Coaching Today

Establishing a Statewide Spirit Coaches Association

 

By Terrie McNutt

Establishing a Statewide Spirit Coaches Association_DBSpirit is an activity/sport that has evolved from simple sideline cheers to major competitions. The diversity from state to state with inconsistent rules and regulations, terminology, competitive vs. non competitive squads, regulated by state or simply not regulated at all are just a few of the anomalies that can make coaches frustrated – not to mention the possible frustration at the school district and state levels.

Establishing a statewide coaches association will allow individual programs to come together in a more consistent and cohesive organization that will greatly benefit all those involved.

STEP 1 

  • Establish a base of spirit coaches that represent many different leagues and demographics to include cheer and dance. If there is a large or strong middle school presence, include a couple of those coaches. There must be statewide representation, and strong leadership and a combined voice are valuable.
  •  Communicate with your state office on intentions, goals and objectives. Ask for its input and suggestions.
  • Information needs to be funneled and accumulated through one main contact person who is also the liaison to your state office.

STEP 2  

  • Host roundtable discussions with selected leaders to discuss goals, yearly projects, bylaws, officers, a mission statement and logo. Then start to prioritize.
  • Establish a calendar of future meetings, deadlines for future projects and discussion items.

STEP 3 

  • Begin sending e-mail blasts to all spirit coaches informing them of the future spirit coaches’ association and inviting them to submit suggestions to your newly formed Board of Directors.
  • Listening and responding to all issues – large or small – is important.

Suggestions from the Nevada Spirit Coaches Association (NSCA)
(Established in 2002)

Mission statement: “An organization of spirit coaches created to promote safety, sportsmanship, training, education, unity, consistency and networking among the spirit coaches of Nevada.”

  1. In Nevada, we have state officers along with a northern and southern board of delegates to represent the needs of our diverse state. It is also easier for delegates to meet if they don’t have to travel across the state.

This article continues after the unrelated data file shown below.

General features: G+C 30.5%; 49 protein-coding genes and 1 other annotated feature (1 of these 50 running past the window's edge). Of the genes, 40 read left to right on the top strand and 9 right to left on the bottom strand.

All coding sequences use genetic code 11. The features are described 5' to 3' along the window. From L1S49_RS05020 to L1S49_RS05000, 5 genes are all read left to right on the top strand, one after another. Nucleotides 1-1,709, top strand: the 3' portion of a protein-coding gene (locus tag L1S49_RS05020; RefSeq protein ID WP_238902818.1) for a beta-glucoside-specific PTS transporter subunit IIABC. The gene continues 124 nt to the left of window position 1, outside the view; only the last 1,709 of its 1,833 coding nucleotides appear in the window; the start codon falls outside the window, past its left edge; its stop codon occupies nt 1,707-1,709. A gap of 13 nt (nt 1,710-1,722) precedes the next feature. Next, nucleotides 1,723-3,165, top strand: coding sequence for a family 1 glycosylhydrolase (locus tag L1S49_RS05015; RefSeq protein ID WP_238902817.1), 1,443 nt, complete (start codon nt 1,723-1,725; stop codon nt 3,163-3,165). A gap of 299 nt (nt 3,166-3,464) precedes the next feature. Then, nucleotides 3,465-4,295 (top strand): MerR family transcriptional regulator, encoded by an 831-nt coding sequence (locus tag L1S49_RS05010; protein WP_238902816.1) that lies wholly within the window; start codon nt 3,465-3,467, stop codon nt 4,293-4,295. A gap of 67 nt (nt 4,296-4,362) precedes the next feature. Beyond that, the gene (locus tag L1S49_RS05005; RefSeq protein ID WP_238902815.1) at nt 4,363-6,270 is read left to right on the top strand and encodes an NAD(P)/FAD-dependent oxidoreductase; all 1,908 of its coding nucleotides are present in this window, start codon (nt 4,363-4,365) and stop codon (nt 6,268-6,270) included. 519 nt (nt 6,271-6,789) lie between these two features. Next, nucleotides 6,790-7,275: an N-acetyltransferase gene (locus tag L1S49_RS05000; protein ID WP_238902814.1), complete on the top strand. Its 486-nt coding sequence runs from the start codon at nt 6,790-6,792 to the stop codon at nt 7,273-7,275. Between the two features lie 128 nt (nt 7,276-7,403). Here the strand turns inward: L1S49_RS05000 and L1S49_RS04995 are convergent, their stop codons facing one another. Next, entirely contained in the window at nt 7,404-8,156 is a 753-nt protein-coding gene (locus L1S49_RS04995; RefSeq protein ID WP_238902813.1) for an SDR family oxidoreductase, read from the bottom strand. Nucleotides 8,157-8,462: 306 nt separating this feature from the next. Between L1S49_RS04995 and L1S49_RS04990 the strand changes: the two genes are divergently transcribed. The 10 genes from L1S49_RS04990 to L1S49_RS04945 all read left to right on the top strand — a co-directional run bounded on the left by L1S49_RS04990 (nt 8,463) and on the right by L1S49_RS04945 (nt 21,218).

2.  A Web page master and public relations state officer is critical to get your message heard and keep your coaches informed.  
  3. A newsletter distributed via the Internet is also a great communication tool. We solicit articles from our coaches and send it out every other month.  Our editor is a state officer.
  4. Our goals, when we first started (as voiced from our membership) were to produce a state competition, produce a coaches’ handbook and host a statewide conference. We have successfully accomplished all three of those goals during the past eight years. Yes, it takes time to do it right. Don’t try to accomplish all your goals within the first few years. Pick one at a time and then celebrate your successes!
  5. The NSCA conducts yearly spirit rules meetings in conjunction with the Nevada Interscholastic Activities Association sports rules meetings. We use that opportunity to conduct our membership meeting after the rules meeting while coaches are already in attendance.
  6. Give coaches a reason to join. There must be benefits and rewards. Keep membership dues reasonable. Our main benefits are recognition of their athletes and coaches, ability to vote for changes, networking, coaches education classes, coaches support, safety reinforcements and sportsmanship ideas.  The NSCA provides a veteran coach (mentor) to a new coach to help them be successful and answer questions.
  7. We vote for a Cheer Coach of the Year, Dance Coach of the Year, Academic Team of the Year and Athletic Contributor of the Year. Coaches must be members of the association and they are honored at our yearly conference. We also provide senior scholarships.
  8. Our association was instrumental in helping to write the NIAA Sportsmanship Guidelines manual that is used by all our member schools.
  9. This year we produced the Inaugural All State Spirit Team. This team was selected by coaches and students had to be seniors.  They were honored by performing a special choreographed pom routine at the state basketball champion games.

Remember to communicate and start small. It is rare to have an overnight success for a program this complex. Do your research. There are materials and information from our partner states regarding coaches associations. Pick out the sections that would work for your state. Don’t try to reinvent the wheel because we’re all in this together.

Building morale and recognition for programs that don’t always receive a lot of positive feedback is a nice reward.


ABOUT THE AUTHOR:
Terrie McNutt has been the state spirit coordinator for the Nevada Interscholastic Activities Association for 26 years. She has served on the NFHS Spirit Rules Committee for two terms, and the NFHS Spirit Advisory Committee for two terms. She is the Nevada NFHS State Spirit Director and received the NFHS National Citation for spirit. McNutt has been a cheer and dance coach at the high school and college levels, and she has been a cheer, dance and penalty judge in 12 states for the past 22 years. She was instrumental in developing the Nevada Spirit Coaches Association and producing the State Spirit Championships.
(Additional input was provided by Julie Meservey, Southern Nevada Spirit Rules Interpreter and charter member of the NSCA).

 

 

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